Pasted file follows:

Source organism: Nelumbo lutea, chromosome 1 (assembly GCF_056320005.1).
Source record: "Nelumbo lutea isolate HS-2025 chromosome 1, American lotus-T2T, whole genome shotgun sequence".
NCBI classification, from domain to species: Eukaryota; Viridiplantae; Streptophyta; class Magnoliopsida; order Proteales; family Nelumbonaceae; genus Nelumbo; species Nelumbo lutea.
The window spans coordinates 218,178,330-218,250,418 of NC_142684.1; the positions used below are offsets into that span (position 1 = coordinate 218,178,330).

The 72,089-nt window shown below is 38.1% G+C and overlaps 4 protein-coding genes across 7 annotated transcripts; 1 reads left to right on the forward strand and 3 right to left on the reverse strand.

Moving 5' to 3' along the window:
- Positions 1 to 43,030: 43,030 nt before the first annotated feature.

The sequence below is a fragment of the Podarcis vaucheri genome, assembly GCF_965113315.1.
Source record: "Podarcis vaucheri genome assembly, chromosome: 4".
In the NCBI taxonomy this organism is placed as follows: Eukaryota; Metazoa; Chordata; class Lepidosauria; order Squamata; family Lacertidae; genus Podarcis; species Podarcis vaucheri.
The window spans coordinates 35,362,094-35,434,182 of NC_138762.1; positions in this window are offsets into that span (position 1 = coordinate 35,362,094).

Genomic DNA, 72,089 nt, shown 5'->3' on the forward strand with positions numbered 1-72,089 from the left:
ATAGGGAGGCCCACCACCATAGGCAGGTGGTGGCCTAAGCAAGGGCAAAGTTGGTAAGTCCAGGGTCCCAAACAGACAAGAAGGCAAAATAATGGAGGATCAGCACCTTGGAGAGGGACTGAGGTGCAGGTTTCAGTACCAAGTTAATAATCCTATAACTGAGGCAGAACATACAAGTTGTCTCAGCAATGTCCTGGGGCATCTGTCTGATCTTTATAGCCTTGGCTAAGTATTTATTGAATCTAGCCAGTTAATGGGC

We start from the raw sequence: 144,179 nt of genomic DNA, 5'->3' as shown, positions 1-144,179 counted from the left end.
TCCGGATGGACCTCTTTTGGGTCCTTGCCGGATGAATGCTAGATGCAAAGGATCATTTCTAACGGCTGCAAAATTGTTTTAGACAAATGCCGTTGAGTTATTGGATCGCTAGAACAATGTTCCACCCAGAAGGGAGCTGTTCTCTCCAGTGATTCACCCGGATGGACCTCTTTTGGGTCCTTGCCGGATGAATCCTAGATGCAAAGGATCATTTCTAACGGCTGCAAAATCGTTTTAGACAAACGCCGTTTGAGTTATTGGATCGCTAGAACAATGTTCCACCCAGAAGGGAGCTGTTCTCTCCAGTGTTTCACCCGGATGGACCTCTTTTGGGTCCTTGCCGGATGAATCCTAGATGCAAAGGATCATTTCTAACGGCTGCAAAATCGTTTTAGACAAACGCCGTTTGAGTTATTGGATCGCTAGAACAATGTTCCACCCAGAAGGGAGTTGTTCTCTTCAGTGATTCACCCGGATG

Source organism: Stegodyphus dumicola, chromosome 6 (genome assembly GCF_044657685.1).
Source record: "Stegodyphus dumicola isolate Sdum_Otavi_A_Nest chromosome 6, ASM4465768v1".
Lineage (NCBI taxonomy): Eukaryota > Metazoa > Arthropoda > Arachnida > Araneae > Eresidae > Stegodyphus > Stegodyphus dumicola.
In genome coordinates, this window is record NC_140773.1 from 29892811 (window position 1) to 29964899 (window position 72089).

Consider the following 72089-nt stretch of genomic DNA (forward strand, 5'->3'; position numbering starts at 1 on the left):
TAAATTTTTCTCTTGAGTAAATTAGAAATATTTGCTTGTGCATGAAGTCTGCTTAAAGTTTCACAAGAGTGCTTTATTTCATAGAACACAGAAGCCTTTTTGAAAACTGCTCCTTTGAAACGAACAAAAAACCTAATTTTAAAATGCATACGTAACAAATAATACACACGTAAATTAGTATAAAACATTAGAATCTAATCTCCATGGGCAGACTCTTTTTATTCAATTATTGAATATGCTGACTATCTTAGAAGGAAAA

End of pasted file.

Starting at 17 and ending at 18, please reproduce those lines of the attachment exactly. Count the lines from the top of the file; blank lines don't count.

Source record: "Stegodyphus dumicola isolate Sdum_Otavi_A_Nest chromosome 6, ASM4465768v1".
Lineage (NCBI taxonomy): Eukaryota > Metazoa > Arthropoda > Arachnida > Araneae > Eresidae > Stegodyphus > Stegodyphus dumicola.